• Jim Kelly

San Francisco's make-believe homeless strategy

Updated: Apr 19

If you improve the service you provide, should you expect fewer customers?


That is the bet San Francisco, along with many other American cities, is making with its homeless budget.


It's not working particularly well.


Most visibly, it’s a humanitarian disaster. Thousands live on the streets in squalor that the rest of us would find appalling if we didn’t step through it every day. Medieval diseases are on the rise. Used needles and feces line the streets. Muni buses have become de facto homeless shelters. Property crime tops the FBI’s charts.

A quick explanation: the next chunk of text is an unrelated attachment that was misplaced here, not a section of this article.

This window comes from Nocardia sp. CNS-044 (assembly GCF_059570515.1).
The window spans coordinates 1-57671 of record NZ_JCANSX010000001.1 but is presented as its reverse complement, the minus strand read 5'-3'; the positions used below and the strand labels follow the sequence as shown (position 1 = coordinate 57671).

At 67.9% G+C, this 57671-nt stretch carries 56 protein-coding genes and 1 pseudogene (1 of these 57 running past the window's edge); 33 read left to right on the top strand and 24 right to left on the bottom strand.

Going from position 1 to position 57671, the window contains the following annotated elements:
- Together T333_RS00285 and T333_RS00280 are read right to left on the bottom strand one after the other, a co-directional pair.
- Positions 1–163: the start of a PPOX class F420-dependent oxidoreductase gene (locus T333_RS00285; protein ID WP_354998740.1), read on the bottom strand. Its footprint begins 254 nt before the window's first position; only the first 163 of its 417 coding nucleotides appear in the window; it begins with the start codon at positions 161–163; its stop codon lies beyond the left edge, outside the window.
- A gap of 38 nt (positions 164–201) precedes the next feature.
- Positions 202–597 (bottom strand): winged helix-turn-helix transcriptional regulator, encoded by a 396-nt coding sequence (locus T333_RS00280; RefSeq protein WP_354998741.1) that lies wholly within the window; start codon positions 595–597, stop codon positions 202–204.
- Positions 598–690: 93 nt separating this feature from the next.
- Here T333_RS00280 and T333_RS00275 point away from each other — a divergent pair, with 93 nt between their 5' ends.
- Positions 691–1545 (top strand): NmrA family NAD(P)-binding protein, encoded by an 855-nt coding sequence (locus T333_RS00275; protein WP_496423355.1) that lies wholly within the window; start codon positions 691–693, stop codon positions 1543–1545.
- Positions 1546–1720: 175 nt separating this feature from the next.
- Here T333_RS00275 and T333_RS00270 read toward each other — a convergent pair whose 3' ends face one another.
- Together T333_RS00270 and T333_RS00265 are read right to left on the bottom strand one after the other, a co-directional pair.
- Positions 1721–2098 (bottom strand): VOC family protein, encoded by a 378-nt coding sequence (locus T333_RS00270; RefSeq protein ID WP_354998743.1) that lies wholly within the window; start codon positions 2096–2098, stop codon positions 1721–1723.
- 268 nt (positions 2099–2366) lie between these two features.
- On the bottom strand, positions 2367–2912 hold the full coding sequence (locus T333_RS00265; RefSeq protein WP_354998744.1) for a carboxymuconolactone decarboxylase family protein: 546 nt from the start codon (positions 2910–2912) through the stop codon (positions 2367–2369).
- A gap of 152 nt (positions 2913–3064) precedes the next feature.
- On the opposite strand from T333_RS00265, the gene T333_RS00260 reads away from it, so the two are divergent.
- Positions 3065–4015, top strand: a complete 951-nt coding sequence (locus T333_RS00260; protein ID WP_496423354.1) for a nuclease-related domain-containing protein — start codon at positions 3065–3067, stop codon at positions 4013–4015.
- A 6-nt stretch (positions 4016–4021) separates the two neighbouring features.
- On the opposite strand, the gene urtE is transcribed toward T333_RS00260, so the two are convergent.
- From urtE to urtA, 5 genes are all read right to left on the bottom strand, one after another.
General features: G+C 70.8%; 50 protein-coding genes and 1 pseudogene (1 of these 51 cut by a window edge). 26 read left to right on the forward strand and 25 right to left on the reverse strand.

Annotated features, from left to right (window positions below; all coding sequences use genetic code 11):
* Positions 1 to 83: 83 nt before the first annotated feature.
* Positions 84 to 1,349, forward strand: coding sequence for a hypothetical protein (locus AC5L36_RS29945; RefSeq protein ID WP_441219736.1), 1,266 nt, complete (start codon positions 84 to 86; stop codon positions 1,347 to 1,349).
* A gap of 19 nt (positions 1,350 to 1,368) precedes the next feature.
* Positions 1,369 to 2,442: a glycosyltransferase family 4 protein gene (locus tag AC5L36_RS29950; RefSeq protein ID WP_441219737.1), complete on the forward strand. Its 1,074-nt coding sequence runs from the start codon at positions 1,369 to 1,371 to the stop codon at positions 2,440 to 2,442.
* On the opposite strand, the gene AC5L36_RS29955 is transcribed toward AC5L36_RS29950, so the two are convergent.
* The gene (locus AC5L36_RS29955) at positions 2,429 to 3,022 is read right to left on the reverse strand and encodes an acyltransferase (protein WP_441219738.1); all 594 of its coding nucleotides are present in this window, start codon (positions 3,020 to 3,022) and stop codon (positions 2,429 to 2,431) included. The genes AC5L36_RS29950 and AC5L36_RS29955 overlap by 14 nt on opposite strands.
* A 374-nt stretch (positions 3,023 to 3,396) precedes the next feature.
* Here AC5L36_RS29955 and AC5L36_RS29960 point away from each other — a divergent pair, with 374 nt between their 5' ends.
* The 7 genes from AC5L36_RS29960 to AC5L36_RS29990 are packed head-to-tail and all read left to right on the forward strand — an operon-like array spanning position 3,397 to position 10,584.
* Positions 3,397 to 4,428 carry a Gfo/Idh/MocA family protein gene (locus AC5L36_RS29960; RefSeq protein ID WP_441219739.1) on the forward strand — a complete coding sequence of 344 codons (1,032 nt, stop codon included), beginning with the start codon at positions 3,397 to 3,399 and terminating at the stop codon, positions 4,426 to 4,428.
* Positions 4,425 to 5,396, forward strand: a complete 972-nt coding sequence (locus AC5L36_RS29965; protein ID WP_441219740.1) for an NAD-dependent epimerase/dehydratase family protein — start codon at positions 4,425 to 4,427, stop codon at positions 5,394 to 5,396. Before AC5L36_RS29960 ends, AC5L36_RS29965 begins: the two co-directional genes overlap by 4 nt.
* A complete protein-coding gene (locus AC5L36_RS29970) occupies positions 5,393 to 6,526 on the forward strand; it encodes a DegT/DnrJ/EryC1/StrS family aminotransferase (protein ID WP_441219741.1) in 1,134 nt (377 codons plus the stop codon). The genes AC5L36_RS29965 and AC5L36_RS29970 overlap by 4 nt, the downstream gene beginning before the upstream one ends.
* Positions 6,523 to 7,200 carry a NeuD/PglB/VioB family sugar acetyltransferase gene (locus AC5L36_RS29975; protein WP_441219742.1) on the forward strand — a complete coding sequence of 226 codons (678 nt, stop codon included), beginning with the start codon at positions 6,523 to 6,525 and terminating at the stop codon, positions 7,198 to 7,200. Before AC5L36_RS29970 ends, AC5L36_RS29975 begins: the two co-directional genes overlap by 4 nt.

It’s also a financial fiasco. The budget for the Department of Homelessness and Supportive Housing has quadrupled over the past decade and now exceeds $350 million ($43,000 per homeless person) per year. The homeless population has meanwhile grown from 6000 to 8000.


In 2018 voters approved Proposition C, which will pour another $300 million down the sluice if it survives court challenges. That’s on top of $50 million per year from 2016's Proposition J and a series of “affordable” housing bonds: $310M Proposition A in 2015, $261M Proposition C in 2016, and $600M Proposition A in 2019.


What should we expect from all that?


The Multi-Billion-Dollar Plan


To read SF’s strategic framework for homelessness, we shouldn't expect much. The outcomes to date are so bad that officials no longer talk about ending homelessness, except to redefine the concept in terms of building out and operating their bureaucracy: